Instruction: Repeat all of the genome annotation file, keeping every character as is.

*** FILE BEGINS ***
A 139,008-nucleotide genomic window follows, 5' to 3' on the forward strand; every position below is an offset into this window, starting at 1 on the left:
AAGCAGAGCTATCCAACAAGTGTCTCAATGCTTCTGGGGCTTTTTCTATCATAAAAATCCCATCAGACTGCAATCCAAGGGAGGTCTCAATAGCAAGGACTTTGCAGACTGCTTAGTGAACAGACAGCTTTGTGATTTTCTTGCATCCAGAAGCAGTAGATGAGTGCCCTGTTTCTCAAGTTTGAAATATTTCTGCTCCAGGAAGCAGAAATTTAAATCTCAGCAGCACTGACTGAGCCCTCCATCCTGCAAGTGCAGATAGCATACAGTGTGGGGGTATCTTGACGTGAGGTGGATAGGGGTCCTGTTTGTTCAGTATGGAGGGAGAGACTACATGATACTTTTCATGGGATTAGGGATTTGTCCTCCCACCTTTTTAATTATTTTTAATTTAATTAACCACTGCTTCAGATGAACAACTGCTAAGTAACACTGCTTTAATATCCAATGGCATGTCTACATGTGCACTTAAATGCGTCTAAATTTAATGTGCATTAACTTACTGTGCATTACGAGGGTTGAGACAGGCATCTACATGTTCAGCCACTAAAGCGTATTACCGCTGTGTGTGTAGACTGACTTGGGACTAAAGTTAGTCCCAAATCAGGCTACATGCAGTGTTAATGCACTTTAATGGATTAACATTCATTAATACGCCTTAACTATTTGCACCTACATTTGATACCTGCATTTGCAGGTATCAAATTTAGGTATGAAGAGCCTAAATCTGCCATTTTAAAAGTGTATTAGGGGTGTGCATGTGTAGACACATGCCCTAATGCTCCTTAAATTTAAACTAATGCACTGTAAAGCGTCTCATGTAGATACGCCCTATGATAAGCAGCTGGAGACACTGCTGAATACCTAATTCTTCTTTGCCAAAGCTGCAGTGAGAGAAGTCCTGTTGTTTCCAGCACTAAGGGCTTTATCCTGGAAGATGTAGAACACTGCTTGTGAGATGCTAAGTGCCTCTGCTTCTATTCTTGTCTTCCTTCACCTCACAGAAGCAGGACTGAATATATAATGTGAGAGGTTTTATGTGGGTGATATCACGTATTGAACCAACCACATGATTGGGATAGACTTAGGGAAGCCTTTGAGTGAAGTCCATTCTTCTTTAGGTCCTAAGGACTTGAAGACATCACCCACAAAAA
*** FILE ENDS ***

A 139,008-nucleotide genomic window follows, 5' to 3' on the forward strand; every position below is an offset into this window, starting at 1 on the left:
AAGCAGAGCTATCCAACAAGTGTCTCAATGCTTCTGGGGCTTTTTCTATCATAAAAATCCCATCAGACTGCAATCCAAGGGAGGTCTCAATAGCAAGGACTTTGCAGACTGCTTAGTGAACAGACAGCTTTGTGATTTTCTTGCATCCAGAAGCAGTAGATGAGTGCCCTGTTTCTCAAGTTTGAAATATTTCTGCTCCAGGAAGCAGAAATTTAAATCTCAGCAGCACTGACTGAGCCCTCCATCCTGCAAGTGCAGATAGCATACAGTGTGGGGGTATCTTGACGTGAGGTGGATAGGGGTCCTGTTTGTTCAGTATGGAGGGAGAGACTACATGATACTTTTCATGGGATTAGGGATTTGTCCTCCCACCTTTTTAATTATTTTTAATTTAATTAACCACTGCTTCAGATGAACAACTGCTAAGTAACACTGCTTTAATATCCAATGGCATGTCTACATGTGCACTTAAATGCGTCTAAATTTAATGTGCATTAACTTACTGTGCATTACGAGGGTTGAGACAGGCATCTACATGTTCAGCCACTAAAGCGTATTACCGCTGTGTGTGTAGACTGACTTGGGACTAAAGTTAGTCCCAAATCAGGCTACATGCAGTGTTAATGCACTTTAATGGATTAACATTCATTAATACGCCTTAACTATTTGCACCTACATTTGATACCTGCATTTGCAGGTATCAAATTTAGGTATGAAGAGCCTAAATCTGCCATTTTAAAAGTGTATTAGGGGTGTGCATGTGTAGACACATGCCCTAATGCTCCTTAAATTTAAACTAATGCACTGTAAAGCGTCTCATGTAGATACGCCCTATGATAAGCAGCTGGAGACACTGCTGAATACCTAATTCTTCTTTGCCAAAGCTGCAGTGAGAGAAGTCCTGTTGTTTCCAGCACTAAGGGCTTTATCCTGGAAGATGTAGAACACTGCTTGTGAGATGCTAAGTGCCTCTGCTTCTATTCTTGTCTTCCTTCACCTCACAGAAGCAGGACTGAATATATAATGTGAGAGGTTTTATGTGGGTGATATCACGTATTGAACCAACCACATGATTGGGATAGACTTAGGGAAGCCTTTGAGTGAAGTCCATTCTTCTTTAGGTCCTAAGGACTTGAAGACATCACCCACAAAAA